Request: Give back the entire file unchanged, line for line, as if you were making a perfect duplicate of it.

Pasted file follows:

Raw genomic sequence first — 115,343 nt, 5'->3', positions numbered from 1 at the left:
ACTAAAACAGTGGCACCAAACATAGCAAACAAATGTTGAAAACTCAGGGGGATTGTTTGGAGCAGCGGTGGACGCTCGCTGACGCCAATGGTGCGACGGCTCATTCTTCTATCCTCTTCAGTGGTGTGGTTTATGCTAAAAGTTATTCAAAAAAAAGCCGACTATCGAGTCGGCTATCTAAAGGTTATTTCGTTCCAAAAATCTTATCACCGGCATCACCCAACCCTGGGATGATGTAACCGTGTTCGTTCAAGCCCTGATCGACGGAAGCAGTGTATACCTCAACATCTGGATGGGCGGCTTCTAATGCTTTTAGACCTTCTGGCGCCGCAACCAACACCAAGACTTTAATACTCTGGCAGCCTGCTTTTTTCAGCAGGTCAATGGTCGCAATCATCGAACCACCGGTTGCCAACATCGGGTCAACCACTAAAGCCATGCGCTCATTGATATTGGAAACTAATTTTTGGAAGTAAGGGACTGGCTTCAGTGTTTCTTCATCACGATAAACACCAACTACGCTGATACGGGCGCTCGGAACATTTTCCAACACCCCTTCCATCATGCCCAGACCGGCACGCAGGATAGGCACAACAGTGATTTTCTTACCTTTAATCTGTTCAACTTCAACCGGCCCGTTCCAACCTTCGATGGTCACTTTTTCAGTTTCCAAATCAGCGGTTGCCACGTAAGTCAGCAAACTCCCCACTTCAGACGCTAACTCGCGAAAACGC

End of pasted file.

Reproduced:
Raw genomic sequence first — 115,343 nt, 5'->3', positions numbered from 1 at the left:
ACTAAAACAGTGGCACCAAACATAGCAAACAAATGTTGAAAACTCAGGGGGATTGTTTGGAGCAGCGGTGGACGCTCGCTGACGCCAATGGTGCGACGGCTCATTCTTCTATCCTCTTCAGTGGTGTGGTTTATGCTAAAAGTTATTCAAAAAAAAGCCGACTATCGAGTCGGCTATCTAAAGGTTATTTCGTTCCAAAAATCTTATCACCGGCATCACCCAACCCTGGGATGATGTAACCGTGTTCGTTCAAGCCCTGATCGACGGAAGCAGTGTATACCTCAACATCTGGATGGGCGGCTTCTAATGCTTTTAGACCTTCTGGCGCCGCAACCAACACCAAGACTTTAATACTCTGGCAGCCTGCTTTTTTCAGCAGGTCAATGGTCGCAATCATCGAACCACCGGTTGCCAACATCGGGTCAACCACTAAAGCCATGCGCTCATTGATATTGGAAACTAATTTTTGGAAGTAAGGGACTGGCTTCAGTGTTTCTTCATCACGATAAACACCAACTACGCTGATACGGGCGCTCGGAACATTTTCCAACACCCCTTCCATCATGCCCAGACCGGCACGCAGGATAGGCACAACAGTGATTTTCTTACCTTTAATCTGTTCAACTTCAACCGGCCCGTTCCAACCTTCGATGGTCACTTTTTCAGTTTCCAAATCAGCGGTTGCCACGTAAGTCAGCAAACTCCCCACTTCAGACGCTAACTCGCGAAAACGC